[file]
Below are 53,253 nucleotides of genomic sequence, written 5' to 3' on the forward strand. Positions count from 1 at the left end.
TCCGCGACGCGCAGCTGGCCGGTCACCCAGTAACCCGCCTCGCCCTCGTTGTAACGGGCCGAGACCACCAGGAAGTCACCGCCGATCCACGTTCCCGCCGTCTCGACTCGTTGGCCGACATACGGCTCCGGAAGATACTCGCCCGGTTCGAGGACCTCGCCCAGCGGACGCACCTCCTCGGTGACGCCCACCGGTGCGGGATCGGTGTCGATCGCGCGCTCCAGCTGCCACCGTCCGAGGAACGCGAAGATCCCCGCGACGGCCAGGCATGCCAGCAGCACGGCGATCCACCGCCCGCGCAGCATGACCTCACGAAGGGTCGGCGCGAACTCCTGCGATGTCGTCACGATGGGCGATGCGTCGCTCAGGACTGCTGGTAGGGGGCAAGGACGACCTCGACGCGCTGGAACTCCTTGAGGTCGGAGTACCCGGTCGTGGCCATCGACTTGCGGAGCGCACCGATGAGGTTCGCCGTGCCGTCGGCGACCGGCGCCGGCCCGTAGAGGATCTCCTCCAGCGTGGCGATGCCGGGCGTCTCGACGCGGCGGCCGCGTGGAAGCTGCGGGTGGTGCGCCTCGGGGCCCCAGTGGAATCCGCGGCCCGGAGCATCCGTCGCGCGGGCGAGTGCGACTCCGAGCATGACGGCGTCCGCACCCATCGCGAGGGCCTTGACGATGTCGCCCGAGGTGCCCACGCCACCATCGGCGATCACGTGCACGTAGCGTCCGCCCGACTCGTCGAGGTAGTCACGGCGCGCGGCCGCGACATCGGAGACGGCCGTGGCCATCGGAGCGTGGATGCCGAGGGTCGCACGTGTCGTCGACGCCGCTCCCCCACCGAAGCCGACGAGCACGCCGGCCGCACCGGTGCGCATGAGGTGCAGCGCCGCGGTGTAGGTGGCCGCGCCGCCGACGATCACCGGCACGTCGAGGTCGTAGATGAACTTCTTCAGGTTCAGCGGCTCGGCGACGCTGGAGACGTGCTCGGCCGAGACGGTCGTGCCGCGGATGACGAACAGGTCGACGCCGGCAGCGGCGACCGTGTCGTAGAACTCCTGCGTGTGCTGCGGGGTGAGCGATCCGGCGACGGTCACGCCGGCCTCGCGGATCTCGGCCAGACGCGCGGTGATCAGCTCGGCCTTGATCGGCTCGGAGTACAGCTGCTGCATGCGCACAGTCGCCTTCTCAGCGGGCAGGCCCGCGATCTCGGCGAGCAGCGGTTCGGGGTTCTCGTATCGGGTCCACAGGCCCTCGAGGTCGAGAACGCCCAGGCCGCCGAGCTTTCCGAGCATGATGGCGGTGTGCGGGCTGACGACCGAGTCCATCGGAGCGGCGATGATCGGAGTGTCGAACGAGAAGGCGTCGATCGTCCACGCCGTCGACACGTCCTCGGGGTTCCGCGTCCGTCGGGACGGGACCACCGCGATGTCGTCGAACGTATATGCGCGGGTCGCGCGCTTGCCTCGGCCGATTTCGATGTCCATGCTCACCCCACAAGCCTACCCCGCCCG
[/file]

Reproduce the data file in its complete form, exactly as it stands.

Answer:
Below are 53,253 nucleotides of genomic sequence, written 5' to 3' on the forward strand. Positions count from 1 at the left end.
TCCGCGACGCGCAGCTGGCCGGTCACCCAGTAACCCGCCTCGCCCTCGTTGTAACGGGCCGAGACCACCAGGAAGTCACCGCCGATCCACGTTCCCGCCGTCTCGACTCGTTGGCCGACATACGGCTCCGGAAGATACTCGCCCGGTTCGAGGACCTCGCCCAGCGGACGCACCTCCTCGGTGACGCCCACCGGTGCGGGATCGGTGTCGATCGCGCGCTCCAGCTGCCACCGTCCGAGGAACGCGAAGATCCCCGCGACGGCCAGGCATGCCAGCAGCACGGCGATCCACCGCCCGCGCAGCATGACCTCACGAAGGGTCGGCGCGAACTCCTGCGATGTCGTCACGATGGGCGATGCGTCGCTCAGGACTGCTGGTAGGGGGCAAGGACGACCTCGACGCGCTGGAACTCCTTGAGGTCGGAGTACCCGGTCGTGGCCATCGACTTGCGGAGCGCACCGATGAGGTTCGCCGTGCCGTCGGCGACCGGCGCCGGCCCGTAGAGGATCTCCTCCAGCGTGGCGATGCCGGGCGTCTCGACGCGGCGGCCGCGTGGAAGCTGCGGGTGGTGCGCCTCGGGGCCCCAGTGGAATCCGCGGCCCGGAGCATCCGTCGCGCGGGCGAGTGCGACTCCGAGCATGACGGCGTCCGCACCCATCGCGAGGGCCTTGACGATGTCGCCCGAGGTGCCCACGCCACCATCGGCGATCACGTGCACGTAGCGTCCGCCCGACTCGTCGAGGTAGTCACGGCGCGCGGCCGCGACATCGGAGACGGCCGTGGCCATCGGAGCGTGGATGCCGAGGGTCGCACGTGTCGTCGACGCCGCTCCCCCACCGAAGCCGACGAGCACGCCGGCCGCACCGGTGCGCATGAGGTGCAGCGCCGCGGTGTAGGTGGCCGCGCCGCCGACGATCACCGGCACGTCGAGGTCGTAGATGAACTTCTTCAGGTTCAGCGGCTCGGCGACGCTGGAGACGTGCTCGGCCGAGACGGTCGTGCCGCGGATGACGAACAGGTCGACGCCGGCAGCGGCGACCGTGTCGTAGAACTCCTGCGTGTGCTGCGGGGTGAGCGATCCGGCGACGGTCACGCCGGCCTCGCGGATCTCGGCCAGACGCGCGGTGATCAGCTCGGCCTTGATCGGCTCGGAGTACAGCTGCTGCATGCGCACAGTCGCCTTCTCAGCGGGCAGGCCCGCGATCTCGGCGAGCAGCGGTTCGGGGTTCTCGTATCGGGTCCACAGGCCCTCGAGGTCGAGAACGCCCAGGCCGCCGAGCTTTCCGAGCATGATGGCGGTGTGCGGGCTGACGACCGAGTCCATCGGAGCGGCGATGATCGGAGTGTCGAACGAGAAGGCGTCGATCGTCCACGCCGTCGACACGTCCTCGGGGTTCCGCGTCCGTCGGGACGGGACCACCGCGATGTCGTCGAACGTATATGCGCGGGTCGCGCGCTTGCCTCGGCCGATTTCGATGTCCATGCTCACCCCACAAGCCTACCCCGCCCG